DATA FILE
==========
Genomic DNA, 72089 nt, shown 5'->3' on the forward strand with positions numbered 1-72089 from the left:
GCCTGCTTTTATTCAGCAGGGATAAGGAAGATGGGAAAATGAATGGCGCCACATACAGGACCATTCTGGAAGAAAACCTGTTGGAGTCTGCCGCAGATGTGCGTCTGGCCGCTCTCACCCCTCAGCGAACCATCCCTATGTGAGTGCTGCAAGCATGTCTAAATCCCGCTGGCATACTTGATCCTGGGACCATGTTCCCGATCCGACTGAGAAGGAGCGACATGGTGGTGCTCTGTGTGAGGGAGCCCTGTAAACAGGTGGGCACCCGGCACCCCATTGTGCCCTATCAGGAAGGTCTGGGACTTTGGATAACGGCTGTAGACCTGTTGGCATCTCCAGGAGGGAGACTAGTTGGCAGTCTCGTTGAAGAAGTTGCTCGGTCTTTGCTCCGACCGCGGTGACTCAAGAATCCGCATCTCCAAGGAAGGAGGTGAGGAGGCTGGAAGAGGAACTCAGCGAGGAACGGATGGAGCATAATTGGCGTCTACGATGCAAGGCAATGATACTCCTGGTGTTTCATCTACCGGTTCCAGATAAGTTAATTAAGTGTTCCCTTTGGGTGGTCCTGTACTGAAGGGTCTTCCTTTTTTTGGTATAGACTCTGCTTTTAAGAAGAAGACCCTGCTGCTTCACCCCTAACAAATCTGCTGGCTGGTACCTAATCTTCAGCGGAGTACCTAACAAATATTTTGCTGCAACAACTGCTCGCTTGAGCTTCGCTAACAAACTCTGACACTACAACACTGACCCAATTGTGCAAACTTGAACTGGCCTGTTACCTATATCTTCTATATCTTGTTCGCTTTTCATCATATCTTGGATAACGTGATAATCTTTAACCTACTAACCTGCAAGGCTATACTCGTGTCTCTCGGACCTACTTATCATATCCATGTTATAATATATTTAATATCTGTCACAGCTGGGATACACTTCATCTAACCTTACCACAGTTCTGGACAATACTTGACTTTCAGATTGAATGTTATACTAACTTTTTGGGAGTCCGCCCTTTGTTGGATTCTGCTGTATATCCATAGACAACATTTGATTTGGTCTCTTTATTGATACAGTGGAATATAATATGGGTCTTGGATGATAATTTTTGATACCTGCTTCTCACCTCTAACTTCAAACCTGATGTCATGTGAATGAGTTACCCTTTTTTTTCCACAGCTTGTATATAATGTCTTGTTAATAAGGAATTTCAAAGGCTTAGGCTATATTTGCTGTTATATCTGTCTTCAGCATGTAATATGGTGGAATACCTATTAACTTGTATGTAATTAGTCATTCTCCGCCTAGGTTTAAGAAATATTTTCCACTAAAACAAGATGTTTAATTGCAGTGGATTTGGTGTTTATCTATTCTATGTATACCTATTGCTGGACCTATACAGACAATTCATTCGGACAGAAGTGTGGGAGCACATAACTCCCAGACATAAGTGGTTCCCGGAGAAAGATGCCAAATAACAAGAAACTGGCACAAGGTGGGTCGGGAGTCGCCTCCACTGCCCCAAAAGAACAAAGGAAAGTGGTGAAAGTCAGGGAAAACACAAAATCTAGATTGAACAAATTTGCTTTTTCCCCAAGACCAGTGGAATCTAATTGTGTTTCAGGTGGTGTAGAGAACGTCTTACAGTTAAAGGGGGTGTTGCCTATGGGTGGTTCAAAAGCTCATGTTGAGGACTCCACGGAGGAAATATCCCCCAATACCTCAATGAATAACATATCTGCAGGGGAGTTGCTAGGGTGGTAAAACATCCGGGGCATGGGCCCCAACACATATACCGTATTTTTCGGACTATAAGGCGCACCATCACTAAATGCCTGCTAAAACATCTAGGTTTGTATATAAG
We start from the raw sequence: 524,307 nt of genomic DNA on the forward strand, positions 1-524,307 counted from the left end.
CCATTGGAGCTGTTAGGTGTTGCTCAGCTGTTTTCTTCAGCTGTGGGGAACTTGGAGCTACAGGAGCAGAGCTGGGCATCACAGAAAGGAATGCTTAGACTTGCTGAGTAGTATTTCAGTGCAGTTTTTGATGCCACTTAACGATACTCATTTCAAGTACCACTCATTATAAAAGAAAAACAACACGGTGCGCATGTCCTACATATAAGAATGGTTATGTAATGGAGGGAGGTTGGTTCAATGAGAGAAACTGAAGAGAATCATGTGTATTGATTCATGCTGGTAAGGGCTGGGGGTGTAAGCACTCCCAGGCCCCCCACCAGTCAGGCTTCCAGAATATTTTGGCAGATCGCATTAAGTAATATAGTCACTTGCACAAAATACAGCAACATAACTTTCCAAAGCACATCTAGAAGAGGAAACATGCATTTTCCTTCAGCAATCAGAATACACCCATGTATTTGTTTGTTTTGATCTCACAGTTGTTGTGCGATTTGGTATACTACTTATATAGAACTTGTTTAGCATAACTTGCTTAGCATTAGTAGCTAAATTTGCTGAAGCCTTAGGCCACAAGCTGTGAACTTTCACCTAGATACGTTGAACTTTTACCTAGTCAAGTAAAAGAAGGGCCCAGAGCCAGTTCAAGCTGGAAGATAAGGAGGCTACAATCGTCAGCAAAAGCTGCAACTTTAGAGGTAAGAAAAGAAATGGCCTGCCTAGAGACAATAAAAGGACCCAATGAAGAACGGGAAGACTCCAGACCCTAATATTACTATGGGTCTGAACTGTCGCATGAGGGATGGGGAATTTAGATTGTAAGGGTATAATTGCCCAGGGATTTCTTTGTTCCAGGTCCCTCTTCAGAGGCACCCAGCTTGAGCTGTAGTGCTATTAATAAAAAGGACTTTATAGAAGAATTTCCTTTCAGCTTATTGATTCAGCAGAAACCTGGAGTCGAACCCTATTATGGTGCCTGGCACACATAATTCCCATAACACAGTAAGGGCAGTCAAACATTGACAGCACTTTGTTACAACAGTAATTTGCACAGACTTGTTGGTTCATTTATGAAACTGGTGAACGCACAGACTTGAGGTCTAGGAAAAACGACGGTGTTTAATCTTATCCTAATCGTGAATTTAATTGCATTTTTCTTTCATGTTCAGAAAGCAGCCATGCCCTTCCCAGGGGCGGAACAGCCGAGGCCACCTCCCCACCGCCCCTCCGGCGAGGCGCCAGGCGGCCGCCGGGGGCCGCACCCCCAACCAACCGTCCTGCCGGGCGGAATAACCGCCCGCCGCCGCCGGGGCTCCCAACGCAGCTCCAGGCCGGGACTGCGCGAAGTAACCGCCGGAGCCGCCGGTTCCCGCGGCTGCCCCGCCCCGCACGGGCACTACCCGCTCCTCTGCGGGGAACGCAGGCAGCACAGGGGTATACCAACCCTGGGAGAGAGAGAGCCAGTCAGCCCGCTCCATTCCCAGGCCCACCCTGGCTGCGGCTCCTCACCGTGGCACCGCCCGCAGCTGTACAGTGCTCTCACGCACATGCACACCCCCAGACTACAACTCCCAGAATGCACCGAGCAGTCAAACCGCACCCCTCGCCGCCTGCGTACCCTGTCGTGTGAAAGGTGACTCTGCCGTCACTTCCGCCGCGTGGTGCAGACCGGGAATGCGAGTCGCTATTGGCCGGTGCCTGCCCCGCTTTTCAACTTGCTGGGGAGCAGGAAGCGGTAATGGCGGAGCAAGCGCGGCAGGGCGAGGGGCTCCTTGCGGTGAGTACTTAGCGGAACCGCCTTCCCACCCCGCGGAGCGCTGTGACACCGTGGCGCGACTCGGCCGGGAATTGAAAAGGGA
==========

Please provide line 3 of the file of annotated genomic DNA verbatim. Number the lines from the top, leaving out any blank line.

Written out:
We start from the raw sequence: 524,307 nt of genomic DNA on the forward strand, positions 1-524,307 counted from the left end.